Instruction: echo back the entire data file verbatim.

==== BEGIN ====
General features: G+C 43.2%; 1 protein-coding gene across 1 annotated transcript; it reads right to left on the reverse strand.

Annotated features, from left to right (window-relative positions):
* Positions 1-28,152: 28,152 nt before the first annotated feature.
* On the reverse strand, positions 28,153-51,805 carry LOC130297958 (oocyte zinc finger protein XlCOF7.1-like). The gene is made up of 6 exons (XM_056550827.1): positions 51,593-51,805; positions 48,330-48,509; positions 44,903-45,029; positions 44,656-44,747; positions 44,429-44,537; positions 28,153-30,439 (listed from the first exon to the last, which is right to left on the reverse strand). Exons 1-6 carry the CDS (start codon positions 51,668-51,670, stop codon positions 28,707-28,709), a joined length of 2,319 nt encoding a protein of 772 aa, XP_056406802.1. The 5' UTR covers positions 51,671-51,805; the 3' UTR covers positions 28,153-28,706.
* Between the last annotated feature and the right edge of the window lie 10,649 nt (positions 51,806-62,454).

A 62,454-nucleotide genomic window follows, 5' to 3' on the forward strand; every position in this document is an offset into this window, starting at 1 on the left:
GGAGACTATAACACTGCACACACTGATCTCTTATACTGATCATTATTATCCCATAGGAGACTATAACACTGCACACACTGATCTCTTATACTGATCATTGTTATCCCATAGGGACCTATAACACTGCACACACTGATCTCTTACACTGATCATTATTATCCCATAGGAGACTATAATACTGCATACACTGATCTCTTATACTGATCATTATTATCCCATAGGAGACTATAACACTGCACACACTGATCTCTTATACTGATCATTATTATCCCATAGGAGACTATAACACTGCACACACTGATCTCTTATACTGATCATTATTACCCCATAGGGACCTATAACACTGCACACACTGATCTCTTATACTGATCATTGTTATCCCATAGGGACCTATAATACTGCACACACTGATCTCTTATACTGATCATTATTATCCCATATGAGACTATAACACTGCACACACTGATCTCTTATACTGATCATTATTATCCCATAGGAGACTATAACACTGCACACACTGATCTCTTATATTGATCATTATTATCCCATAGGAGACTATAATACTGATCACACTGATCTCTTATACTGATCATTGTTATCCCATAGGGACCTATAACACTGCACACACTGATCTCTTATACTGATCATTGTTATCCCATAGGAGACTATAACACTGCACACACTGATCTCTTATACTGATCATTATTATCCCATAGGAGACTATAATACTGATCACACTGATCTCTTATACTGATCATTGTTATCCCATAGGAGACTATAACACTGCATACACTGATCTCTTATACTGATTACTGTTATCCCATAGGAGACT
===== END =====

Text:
General features: G+C 43.2%; 1 protein-coding gene across 1 annotated transcript; it reads right to left on the reverse strand.

Annotated features, from left to right (window-relative positions):
* Positions 1-28,152: 28,152 nt before the first annotated feature.
* On the reverse strand, positions 28,153-51,805 carry LOC130297958 (oocyte zinc finger protein XlCOF7.1-like). The gene is made up of 6 exons (XM_056550827.1): positions 51,593-51,805; positions 48,330-48,509; positions 44,903-45,029; positions 44,656-44,747; positions 44,429-44,537; positions 28,153-30,439 (listed from the first exon to the last, which is right to left on the reverse strand). Exons 1-6 carry the CDS (start codon positions 51,668-51,670, stop codon positions 28,707-28,709), a joined length of 2,319 nt encoding a protein of 772 aa, XP_056406802.1. The 5' UTR covers positions 51,671-51,805; the 3' UTR covers positions 28,153-28,706.
* Between the last annotated feature and the right edge of the window lie 10,649 nt (positions 51,806-62,454).

A 62,454-nucleotide genomic window follows, 5' to 3' on the forward strand; every position in this document is an offset into this window, starting at 1 on the left:
GGAGACTATAACACTGCACACACTGATCTCTTATACTGATCATTATTATCCCATAGGAGACTATAACACTGCACACACTGATCTCTTATACTGATCATTGTTATCCCATAGGGACCTATAACACTGCACACACTGATCTCTTACACTGATCATTATTATCCCATAGGAGACTATAATACTGCATACACTGATCTCTTATACTGATCATTATTATCCCATAGGAGACTATAACACTGCACACACTGATCTCTTATACTGATCATTATTATCCCATAGGAGACTATAACACTGCACACACTGATCTCTTATACTGATCATTATTACCCCATAGGGACCTATAACACTGCACACACTGATCTCTTATACTGATCATTGTTATCCCATAGGGACCTATAATACTGCACACACTGATCTCTTATACTGATCATTATTATCCCATATGAGACTATAACACTGCACACACTGATCTCTTATACTGATCATTATTATCCCATAGGAGACTATAACACTGCACACACTGATCTCTTATATTGATCATTATTATCCCATAGGAGACTATAATACTGATCACACTGATCTCTTATACTGATCATTGTTATCCCATAGGGACCTATAACACTGCACACACTGATCTCTTATACTGATCATTGTTATCCCATAGGAGACTATAACACTGCACACACTGATCTCTTATACTGATCATTATTATCCCATAGGAGACTATAATACTGATCACACTGATCTCTTATACTGATCATTGTTATCCCATAGGAGACTATAACACTGCATACACTGATCTCTTATACTGATTACTGTTATCCCATAGGAGACT